UNITED NATIONS, Nov 20 (Reuters) - The head of the International Maritime Organization warned on Thursday of “a series of negative repercussions” if ships have to reroute round southern Africa to avoid piracy in the Gulf of Aden.
One of the world’s biggest shippers, Denmark’s A.P. Moller-Maersk (MAERSKb.CO), said on Thursday it was sending some tankers around the Cape of Good Hope. A major tanker association, Intertanko, said many others were following suit.
The move follows Saturday’s capture by Somali pirates of a Saudi Arabian supertanker loaded with $100 million worth of oil, the biggest ship hijacking in history. There have been dozens of similar previous attacks this year.
Were ships bound from Gulf oil-producing states to Europe to divert round South Africa, “a series of negative repercussions would ensue,” IMO Secretary-General Efthimios Mitropoulos told the U.N. Security Council.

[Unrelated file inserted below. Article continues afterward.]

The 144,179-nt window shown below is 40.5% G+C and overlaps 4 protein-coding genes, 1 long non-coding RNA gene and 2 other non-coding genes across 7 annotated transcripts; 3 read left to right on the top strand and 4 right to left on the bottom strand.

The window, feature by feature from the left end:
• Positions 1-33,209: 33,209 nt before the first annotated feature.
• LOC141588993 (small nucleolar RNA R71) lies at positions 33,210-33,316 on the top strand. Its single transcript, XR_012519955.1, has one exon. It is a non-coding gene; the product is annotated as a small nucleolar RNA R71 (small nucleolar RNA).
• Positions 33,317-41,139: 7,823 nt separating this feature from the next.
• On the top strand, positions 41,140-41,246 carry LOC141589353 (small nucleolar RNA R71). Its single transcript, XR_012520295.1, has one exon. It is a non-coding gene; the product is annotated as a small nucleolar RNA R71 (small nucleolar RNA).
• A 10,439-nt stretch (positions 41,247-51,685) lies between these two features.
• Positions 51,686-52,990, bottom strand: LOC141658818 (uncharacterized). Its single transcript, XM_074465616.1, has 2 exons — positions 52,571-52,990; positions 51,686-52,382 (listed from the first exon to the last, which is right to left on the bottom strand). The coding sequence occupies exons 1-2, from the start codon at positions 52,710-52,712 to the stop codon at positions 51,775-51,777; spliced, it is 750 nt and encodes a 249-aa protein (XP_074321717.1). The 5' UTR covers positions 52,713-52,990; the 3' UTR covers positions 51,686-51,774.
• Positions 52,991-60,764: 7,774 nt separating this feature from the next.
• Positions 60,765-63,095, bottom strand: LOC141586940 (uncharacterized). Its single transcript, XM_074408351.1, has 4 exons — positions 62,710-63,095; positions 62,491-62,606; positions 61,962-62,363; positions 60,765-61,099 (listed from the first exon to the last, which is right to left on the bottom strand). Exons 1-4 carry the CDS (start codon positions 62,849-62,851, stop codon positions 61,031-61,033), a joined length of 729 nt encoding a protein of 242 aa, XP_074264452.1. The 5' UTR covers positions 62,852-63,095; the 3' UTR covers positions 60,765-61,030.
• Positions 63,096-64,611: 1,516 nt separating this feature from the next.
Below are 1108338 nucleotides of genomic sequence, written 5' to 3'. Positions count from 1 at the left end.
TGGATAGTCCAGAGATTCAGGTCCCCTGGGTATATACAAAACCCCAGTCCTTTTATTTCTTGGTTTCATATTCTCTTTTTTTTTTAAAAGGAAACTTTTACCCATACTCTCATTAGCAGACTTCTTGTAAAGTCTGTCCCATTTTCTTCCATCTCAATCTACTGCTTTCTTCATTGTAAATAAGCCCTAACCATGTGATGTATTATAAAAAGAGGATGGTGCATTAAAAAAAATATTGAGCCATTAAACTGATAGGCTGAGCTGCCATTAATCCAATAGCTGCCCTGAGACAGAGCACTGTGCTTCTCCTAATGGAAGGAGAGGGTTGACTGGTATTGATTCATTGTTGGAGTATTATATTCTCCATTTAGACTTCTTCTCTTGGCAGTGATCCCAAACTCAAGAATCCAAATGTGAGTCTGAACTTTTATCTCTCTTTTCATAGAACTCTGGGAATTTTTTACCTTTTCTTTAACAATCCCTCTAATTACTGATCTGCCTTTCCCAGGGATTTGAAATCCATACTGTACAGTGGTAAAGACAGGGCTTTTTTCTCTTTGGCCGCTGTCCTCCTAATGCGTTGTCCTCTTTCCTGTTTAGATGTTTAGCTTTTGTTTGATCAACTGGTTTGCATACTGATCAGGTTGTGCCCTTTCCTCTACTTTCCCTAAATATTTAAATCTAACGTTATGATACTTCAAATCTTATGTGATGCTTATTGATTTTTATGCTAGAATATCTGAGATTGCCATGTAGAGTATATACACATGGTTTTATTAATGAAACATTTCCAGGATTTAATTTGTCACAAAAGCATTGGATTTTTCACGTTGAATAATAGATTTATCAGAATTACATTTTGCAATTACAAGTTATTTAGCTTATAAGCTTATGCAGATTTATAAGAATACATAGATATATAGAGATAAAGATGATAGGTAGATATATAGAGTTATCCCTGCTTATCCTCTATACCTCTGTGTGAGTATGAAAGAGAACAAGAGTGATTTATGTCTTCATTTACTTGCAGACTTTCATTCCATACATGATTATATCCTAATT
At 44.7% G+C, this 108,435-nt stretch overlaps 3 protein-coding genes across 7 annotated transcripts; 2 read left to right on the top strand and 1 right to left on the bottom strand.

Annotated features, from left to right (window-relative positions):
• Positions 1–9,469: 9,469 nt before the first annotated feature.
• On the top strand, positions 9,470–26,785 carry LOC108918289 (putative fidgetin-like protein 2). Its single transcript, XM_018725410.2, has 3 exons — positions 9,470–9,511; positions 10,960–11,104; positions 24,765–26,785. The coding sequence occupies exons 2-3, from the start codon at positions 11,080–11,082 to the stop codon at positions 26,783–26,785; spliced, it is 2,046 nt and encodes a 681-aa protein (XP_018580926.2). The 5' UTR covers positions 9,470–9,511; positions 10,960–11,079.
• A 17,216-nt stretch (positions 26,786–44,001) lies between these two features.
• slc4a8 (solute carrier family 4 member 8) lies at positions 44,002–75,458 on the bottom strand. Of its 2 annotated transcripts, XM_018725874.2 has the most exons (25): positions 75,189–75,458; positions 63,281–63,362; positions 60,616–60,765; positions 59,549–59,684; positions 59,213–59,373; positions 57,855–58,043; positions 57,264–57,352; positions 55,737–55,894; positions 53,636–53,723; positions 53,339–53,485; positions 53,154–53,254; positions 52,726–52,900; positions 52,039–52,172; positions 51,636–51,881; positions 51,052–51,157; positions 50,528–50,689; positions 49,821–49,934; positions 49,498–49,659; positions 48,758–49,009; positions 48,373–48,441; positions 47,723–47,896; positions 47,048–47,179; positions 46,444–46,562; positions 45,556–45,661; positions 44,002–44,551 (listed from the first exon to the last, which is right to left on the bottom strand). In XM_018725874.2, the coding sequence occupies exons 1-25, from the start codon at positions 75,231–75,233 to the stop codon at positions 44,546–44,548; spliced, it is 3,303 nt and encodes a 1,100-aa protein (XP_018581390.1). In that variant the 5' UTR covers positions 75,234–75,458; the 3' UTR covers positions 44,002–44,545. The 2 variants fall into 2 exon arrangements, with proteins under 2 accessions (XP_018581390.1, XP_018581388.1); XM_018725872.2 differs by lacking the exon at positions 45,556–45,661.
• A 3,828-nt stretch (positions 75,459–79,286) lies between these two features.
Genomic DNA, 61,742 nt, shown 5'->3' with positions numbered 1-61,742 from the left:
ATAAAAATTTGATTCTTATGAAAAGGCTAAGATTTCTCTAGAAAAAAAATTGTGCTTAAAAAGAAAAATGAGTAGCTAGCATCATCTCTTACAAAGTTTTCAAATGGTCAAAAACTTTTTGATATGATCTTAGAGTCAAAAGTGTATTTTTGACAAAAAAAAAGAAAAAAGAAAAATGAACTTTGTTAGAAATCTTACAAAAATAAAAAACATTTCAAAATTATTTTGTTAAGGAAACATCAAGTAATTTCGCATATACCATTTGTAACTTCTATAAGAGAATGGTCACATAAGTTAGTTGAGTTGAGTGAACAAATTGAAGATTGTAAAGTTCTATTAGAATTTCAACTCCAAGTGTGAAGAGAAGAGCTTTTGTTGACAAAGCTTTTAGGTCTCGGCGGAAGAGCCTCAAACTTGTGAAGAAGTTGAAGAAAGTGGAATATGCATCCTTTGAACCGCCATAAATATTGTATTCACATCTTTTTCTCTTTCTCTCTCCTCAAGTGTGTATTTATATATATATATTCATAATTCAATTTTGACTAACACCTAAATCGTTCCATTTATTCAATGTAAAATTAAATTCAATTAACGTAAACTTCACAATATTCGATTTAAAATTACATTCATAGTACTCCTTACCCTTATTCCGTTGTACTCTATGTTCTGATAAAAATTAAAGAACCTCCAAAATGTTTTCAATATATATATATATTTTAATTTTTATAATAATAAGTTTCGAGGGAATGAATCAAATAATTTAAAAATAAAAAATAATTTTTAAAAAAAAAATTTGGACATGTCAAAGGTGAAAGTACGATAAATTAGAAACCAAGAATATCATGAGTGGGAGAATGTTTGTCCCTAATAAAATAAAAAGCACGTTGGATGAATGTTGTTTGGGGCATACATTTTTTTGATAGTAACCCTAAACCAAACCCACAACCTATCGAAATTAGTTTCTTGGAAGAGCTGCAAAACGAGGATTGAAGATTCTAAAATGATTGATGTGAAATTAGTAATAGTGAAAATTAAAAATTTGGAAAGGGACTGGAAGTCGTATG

A typical voyage from Saudi Arabian oil port Ras Tanura to Gibraltar would almost double in length and take an extra 12 days, delaying replenishment of European and U.S. oil stocks, he said. The current route takes tankers into the Red Sea and through the Suez Canal into the Mediterranean.
Each journey would require an extra 750 metric tons of fuel and emit an extra 2,335 tons of carbon dioxide, Mitropoulos said during a council debate on Somalia.
Freight rates could initially more than double and eventually settle at about 25 to 30 percent higher, he added.
Mitropoulos called on the council to strengthen provisions in resolutions authorizing states to enter Somali waters to combat pirates so that they had “clear rules of engagement”, and to urge states that captured pirates to put them on trial.
The Gulf of Aden shipping lane serves more than 12 percent of the total volume of oil transported by sea. (Reporting by Patrick Worsnip; Editing by Peter Cooney)